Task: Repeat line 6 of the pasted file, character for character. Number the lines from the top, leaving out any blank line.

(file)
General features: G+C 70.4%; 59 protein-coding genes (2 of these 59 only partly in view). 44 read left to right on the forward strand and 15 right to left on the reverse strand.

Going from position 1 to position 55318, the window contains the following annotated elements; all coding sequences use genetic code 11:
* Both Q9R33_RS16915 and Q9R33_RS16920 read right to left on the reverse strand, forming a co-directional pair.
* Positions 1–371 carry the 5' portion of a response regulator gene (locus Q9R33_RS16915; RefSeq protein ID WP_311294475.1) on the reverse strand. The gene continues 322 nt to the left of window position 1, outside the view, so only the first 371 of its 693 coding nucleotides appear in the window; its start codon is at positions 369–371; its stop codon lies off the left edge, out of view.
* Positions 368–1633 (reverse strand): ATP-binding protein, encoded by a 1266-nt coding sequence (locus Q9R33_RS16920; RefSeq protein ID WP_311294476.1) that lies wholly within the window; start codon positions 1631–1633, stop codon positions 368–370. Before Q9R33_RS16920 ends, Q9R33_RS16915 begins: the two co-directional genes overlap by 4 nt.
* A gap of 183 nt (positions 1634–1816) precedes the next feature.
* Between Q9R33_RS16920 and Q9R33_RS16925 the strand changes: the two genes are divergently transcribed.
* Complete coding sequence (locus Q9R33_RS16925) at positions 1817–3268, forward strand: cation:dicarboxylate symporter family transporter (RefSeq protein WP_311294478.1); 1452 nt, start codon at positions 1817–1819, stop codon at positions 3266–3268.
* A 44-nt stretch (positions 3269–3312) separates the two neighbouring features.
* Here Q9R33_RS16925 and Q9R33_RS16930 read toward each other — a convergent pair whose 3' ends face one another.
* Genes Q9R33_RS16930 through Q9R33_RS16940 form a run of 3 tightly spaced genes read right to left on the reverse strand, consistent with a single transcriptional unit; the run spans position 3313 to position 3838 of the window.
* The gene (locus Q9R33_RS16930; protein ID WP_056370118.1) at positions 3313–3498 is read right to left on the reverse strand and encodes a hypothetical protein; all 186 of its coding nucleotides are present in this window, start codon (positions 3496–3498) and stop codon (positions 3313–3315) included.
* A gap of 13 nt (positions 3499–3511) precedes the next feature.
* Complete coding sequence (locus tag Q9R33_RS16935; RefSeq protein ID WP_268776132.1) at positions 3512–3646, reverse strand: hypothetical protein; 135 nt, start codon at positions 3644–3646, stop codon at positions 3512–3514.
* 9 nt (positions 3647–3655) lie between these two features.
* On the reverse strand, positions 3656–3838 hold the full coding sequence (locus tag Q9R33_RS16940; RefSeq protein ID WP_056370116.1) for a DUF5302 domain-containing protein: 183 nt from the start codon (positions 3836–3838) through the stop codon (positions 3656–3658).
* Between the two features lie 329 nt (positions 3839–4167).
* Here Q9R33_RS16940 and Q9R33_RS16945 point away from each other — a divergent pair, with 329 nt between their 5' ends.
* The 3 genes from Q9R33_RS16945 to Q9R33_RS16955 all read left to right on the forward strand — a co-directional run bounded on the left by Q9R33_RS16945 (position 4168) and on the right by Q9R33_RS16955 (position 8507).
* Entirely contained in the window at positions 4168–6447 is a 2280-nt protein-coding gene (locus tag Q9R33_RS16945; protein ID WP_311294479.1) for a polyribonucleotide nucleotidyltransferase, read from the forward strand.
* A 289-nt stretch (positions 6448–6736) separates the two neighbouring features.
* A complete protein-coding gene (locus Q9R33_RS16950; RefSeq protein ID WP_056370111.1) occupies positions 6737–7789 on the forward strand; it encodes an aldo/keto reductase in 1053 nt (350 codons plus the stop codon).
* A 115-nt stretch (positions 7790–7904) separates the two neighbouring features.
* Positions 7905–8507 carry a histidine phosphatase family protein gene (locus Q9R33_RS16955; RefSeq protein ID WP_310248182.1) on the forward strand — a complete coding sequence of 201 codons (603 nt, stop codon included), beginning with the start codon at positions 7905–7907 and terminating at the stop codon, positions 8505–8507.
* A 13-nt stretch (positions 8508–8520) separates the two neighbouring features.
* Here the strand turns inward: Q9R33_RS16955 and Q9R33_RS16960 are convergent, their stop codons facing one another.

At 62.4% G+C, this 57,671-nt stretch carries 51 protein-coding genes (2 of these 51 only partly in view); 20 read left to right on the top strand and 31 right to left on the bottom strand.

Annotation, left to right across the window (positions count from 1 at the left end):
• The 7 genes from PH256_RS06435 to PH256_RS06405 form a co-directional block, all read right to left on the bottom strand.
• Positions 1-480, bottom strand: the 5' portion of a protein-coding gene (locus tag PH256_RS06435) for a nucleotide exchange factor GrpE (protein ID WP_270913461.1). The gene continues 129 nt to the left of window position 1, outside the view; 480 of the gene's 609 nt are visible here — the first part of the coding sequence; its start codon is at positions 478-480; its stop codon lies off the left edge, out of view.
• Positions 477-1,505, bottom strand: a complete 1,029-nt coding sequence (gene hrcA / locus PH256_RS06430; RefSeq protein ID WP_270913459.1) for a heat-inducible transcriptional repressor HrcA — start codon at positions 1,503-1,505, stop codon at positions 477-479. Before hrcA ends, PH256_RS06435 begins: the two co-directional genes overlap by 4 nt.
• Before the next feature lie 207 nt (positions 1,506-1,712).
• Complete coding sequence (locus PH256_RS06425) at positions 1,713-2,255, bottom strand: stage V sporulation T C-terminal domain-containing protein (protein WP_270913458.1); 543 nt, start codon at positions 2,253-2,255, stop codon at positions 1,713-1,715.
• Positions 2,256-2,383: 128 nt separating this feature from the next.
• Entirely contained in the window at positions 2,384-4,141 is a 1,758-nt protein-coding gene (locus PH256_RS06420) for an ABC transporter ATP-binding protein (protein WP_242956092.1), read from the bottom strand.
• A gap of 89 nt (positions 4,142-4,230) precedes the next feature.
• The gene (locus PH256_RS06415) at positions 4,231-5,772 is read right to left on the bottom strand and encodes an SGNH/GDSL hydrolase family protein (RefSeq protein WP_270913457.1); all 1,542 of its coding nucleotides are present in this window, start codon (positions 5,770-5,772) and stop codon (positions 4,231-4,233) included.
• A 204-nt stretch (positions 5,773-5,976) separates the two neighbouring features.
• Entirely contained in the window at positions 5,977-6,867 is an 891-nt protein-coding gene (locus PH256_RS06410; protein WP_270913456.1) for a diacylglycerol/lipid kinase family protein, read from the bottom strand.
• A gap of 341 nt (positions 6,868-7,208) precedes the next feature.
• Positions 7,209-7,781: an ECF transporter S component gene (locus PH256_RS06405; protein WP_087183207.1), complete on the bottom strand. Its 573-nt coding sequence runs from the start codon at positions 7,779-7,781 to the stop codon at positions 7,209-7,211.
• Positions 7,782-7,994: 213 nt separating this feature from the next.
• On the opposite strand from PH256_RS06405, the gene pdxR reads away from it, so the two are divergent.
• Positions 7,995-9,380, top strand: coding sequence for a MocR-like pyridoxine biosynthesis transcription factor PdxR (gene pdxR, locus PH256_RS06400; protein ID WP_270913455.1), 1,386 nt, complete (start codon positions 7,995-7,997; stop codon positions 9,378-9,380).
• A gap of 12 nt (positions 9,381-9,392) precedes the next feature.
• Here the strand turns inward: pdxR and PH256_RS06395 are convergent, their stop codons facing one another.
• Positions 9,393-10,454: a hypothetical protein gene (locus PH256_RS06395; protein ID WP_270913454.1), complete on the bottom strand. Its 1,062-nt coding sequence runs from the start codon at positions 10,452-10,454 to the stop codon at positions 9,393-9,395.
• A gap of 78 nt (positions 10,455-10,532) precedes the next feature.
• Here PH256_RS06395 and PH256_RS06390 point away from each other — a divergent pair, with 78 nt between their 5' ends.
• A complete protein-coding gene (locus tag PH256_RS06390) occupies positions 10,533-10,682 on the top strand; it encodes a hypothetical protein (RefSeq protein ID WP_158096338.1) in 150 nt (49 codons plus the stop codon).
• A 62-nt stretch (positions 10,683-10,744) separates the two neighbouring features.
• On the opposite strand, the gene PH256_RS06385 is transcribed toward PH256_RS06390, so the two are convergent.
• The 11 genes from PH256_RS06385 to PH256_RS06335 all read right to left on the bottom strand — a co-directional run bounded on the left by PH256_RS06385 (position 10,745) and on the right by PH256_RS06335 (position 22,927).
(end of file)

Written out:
* A gap of 183 nt (positions 1634–1816) precedes the next feature.